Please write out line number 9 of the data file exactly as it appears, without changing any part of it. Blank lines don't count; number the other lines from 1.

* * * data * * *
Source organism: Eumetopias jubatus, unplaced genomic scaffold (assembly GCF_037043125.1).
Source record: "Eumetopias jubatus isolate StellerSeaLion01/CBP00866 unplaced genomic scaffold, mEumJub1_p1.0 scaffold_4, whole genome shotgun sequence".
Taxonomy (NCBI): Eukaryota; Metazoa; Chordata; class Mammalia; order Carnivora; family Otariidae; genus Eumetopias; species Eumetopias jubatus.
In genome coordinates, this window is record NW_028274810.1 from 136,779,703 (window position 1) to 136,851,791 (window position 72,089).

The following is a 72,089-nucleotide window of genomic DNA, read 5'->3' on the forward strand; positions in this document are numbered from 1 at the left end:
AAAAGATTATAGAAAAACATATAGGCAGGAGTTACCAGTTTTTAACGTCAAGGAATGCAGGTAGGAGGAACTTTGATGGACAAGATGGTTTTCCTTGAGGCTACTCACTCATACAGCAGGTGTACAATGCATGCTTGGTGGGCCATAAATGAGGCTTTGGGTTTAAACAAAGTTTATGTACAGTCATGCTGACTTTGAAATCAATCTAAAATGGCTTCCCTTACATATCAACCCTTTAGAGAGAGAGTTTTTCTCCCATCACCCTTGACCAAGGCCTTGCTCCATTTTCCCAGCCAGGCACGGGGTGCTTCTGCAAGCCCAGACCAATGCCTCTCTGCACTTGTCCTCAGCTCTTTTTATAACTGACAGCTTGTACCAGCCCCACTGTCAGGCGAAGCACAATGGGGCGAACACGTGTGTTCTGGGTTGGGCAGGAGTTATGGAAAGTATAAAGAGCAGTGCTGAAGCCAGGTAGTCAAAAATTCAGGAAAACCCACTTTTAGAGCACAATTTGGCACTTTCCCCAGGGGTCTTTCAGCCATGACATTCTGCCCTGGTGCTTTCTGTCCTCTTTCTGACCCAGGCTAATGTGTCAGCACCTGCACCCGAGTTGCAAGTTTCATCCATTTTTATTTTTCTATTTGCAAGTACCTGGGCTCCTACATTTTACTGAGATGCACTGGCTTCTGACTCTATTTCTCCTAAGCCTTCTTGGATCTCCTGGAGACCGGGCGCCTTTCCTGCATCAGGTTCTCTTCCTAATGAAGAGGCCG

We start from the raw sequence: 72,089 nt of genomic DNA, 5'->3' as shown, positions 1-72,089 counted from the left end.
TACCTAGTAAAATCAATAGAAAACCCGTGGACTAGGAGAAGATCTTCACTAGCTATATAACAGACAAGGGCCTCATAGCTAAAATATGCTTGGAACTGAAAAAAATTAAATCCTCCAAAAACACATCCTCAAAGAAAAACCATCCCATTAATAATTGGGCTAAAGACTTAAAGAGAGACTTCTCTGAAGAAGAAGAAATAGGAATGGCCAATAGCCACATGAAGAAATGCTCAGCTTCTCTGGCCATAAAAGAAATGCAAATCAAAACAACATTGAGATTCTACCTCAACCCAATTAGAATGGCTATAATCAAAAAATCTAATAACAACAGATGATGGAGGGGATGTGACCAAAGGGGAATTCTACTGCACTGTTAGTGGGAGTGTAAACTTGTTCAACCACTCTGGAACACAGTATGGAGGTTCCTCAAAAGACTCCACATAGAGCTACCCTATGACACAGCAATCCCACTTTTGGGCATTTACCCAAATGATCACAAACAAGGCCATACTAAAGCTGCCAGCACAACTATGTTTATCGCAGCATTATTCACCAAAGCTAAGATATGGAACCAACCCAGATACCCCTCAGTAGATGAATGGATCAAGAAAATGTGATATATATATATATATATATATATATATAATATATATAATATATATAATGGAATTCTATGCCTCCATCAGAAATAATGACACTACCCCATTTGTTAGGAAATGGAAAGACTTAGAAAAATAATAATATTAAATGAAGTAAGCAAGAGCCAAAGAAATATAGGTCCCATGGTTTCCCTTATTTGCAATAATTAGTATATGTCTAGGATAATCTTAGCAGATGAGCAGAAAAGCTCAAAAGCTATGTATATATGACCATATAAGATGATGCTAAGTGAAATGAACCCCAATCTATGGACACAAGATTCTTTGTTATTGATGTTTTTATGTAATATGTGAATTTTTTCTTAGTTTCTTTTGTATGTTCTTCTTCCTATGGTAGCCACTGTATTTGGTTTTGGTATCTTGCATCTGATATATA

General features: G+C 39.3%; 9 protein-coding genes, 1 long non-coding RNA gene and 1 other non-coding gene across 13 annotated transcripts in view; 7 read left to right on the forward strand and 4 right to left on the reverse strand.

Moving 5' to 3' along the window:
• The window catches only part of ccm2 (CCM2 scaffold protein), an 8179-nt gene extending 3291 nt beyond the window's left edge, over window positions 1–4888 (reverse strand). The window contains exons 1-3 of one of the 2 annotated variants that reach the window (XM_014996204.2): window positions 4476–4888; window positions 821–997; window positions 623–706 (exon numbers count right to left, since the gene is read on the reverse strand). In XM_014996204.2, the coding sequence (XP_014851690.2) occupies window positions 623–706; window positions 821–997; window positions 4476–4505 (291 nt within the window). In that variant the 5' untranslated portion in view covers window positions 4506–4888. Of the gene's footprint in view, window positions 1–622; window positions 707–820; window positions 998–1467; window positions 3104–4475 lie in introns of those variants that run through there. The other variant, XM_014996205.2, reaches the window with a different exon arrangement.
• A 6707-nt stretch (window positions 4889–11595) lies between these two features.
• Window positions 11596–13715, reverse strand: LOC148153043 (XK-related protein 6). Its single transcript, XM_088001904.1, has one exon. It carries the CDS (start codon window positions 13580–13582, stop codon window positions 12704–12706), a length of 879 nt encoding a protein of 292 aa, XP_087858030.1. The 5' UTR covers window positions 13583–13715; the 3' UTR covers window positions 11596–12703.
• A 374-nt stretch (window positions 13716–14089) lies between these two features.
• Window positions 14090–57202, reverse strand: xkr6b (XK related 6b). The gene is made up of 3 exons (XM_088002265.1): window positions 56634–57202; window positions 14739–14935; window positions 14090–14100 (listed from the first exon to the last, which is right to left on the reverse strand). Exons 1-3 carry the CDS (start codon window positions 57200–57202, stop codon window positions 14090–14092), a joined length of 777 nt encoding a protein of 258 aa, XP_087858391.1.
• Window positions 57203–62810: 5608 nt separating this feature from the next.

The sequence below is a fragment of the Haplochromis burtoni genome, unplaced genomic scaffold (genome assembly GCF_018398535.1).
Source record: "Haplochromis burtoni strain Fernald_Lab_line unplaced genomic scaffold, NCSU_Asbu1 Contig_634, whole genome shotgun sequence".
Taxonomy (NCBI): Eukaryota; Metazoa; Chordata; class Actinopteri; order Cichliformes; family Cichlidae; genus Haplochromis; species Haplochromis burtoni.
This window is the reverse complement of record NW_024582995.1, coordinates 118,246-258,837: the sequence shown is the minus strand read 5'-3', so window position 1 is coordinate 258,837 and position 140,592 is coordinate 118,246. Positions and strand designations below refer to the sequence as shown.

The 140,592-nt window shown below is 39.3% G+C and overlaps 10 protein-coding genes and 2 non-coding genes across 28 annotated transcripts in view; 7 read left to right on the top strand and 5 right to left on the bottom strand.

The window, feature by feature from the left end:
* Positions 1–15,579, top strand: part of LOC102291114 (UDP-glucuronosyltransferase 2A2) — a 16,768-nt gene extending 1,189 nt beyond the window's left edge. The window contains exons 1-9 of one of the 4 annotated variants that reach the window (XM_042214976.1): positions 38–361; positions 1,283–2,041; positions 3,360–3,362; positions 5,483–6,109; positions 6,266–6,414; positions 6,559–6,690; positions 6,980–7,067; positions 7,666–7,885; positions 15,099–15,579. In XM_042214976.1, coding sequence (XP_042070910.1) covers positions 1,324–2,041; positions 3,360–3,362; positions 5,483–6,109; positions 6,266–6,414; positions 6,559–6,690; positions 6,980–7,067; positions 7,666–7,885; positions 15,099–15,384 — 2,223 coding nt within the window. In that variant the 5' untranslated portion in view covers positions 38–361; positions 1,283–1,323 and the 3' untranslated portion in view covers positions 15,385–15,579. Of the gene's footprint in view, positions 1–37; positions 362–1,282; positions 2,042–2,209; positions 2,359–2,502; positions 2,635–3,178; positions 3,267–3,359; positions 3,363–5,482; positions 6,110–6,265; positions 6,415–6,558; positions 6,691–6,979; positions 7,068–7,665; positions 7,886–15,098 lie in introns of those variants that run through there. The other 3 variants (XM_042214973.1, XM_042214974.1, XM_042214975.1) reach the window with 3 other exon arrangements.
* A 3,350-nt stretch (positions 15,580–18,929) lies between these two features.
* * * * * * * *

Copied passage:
General features: G+C 39.3%; 9 protein-coding genes, 1 long non-coding RNA gene and 1 other non-coding gene across 13 annotated transcripts in view; 7 read left to right on the forward strand and 4 right to left on the reverse strand.